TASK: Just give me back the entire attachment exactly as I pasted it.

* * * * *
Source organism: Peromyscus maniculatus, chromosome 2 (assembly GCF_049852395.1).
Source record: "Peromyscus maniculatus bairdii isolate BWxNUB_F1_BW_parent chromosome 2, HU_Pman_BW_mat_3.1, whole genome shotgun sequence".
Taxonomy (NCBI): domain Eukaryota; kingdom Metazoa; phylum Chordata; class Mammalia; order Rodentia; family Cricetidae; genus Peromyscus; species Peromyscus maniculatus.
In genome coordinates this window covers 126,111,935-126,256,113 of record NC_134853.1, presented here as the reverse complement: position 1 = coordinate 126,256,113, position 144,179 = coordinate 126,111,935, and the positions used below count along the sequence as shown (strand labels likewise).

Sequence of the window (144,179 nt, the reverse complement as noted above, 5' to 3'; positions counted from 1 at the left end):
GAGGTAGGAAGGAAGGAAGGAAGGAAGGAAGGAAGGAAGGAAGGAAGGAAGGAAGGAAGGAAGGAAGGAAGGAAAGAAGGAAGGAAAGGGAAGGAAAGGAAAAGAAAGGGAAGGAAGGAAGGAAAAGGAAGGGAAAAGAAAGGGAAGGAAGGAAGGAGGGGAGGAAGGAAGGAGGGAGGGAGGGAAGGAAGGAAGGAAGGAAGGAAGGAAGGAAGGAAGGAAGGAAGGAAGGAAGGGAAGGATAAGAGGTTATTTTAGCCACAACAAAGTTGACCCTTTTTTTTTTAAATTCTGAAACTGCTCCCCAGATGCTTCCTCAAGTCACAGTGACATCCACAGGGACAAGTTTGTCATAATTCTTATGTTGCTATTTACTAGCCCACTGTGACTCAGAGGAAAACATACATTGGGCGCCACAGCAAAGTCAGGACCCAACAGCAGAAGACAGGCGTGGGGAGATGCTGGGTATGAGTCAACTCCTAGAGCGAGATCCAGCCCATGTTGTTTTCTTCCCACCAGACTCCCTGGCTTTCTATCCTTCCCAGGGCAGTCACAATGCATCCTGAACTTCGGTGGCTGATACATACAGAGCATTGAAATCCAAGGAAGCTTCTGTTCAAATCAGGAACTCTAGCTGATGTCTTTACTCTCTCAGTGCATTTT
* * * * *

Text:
Source organism: Peromyscus maniculatus, chromosome 2 (assembly GCF_049852395.1).
Source record: "Peromyscus maniculatus bairdii isolate BWxNUB_F1_BW_parent chromosome 2, HU_Pman_BW_mat_3.1, whole genome shotgun sequence".
Taxonomy (NCBI): domain Eukaryota; kingdom Metazoa; phylum Chordata; class Mammalia; order Rodentia; family Cricetidae; genus Peromyscus; species Peromyscus maniculatus.
In genome coordinates this window covers 126,111,935-126,256,113 of record NC_134853.1, presented here as the reverse complement: position 1 = coordinate 126,256,113, position 144,179 = coordinate 126,111,935, and the positions used below count along the sequence as shown (strand labels likewise).

Sequence of the window (144,179 nt, the reverse complement as noted above, 5' to 3'; positions counted from 1 at the left end):
GAGGTAGGAAGGAAGGAAGGAAGGAAGGAAGGAAGGAAGGAAGGAAGGAAGGAAGGAAGGAAGGAAGGAAGGAAAGAAGGAAGGAAAGGGAAGGAAAGGAAAAGAAAGGGAAGGAAGGAAGGAAAAGGAAGGGAAAAGAAAGGGAAGGAAGGAAGGAGGGGAGGAAGGAAGGAGGGAGGGAGGGAAGGAAGGAAGGAAGGAAGGAAGGAAGGAAGGAAGGAAGGAAGGAAGGAAGGGAAGGATAAGAGGTTATTTTAGCCACAACAAAGTTGACCCTTTTTTTTTTAAATTCTGAAACTGCTCCCCAGATGCTTCCTCAAGTCACAGTGACATCCACAGGGACAAGTTTGTCATAATTCTTATGTTGCTATTTACTAGCCCACTGTGACTCAGAGGAAAACATACATTGGGCGCCACAGCAAAGTCAGGACCCAACAGCAGAAGACAGGCGTGGGGAGATGCTGGGTATGAGTCAACTCCTAGAGCGAGATCCAGCCCATGTTGTTTTCTTCCCACCAGACTCCCTGGCTTTCTATCCTTCCCAGGGCAGTCACAATGCATCCTGAACTTCGGTGGCTGATACATACAGAGCATTGAAATCCAAGGAAGCTTCTGTTCAAATCAGGAACTCTAGCTGATGTCTTTACTCTCTCAGTGCATTTT